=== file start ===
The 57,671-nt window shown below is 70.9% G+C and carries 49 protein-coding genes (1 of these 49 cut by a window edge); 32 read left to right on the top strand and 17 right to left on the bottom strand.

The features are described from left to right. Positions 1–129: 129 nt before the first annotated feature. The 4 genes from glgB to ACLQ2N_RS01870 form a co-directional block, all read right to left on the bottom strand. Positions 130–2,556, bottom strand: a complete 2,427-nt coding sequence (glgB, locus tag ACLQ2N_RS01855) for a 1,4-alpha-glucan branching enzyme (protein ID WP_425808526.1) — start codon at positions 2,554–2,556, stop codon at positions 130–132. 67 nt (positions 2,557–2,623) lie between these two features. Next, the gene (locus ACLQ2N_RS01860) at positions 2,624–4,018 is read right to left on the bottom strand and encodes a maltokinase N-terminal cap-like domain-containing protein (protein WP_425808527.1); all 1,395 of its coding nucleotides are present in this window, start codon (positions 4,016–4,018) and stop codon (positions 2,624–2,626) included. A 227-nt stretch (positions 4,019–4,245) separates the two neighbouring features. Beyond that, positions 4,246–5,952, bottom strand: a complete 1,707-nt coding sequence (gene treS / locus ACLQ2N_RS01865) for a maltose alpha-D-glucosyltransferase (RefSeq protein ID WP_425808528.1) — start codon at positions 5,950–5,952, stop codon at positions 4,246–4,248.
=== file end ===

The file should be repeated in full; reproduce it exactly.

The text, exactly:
The 57,671-nt window shown below is 70.9% G+C and carries 49 protein-coding genes (1 of these 49 cut by a window edge); 32 read left to right on the top strand and 17 right to left on the bottom strand.

The features are described from left to right. Positions 1–129: 129 nt before the first annotated feature. The 4 genes from glgB to ACLQ2N_RS01870 form a co-directional block, all read right to left on the bottom strand. Positions 130–2,556, bottom strand: a complete 2,427-nt coding sequence (glgB, locus tag ACLQ2N_RS01855) for a 1,4-alpha-glucan branching enzyme (protein ID WP_425808526.1) — start codon at positions 2,554–2,556, stop codon at positions 130–132. 67 nt (positions 2,557–2,623) lie between these two features. Next, the gene (locus ACLQ2N_RS01860) at positions 2,624–4,018 is read right to left on the bottom strand and encodes a maltokinase N-terminal cap-like domain-containing protein (protein WP_425808527.1); all 1,395 of its coding nucleotides are present in this window, start codon (positions 4,016–4,018) and stop codon (positions 2,624–2,626) included. A 227-nt stretch (positions 4,019–4,245) separates the two neighbouring features. Beyond that, positions 4,246–5,952, bottom strand: a complete 1,707-nt coding sequence (gene treS / locus ACLQ2N_RS01865) for a maltose alpha-D-glucosyltransferase (RefSeq protein ID WP_425808528.1) — start codon at positions 5,950–5,952, stop codon at positions 4,246–4,248.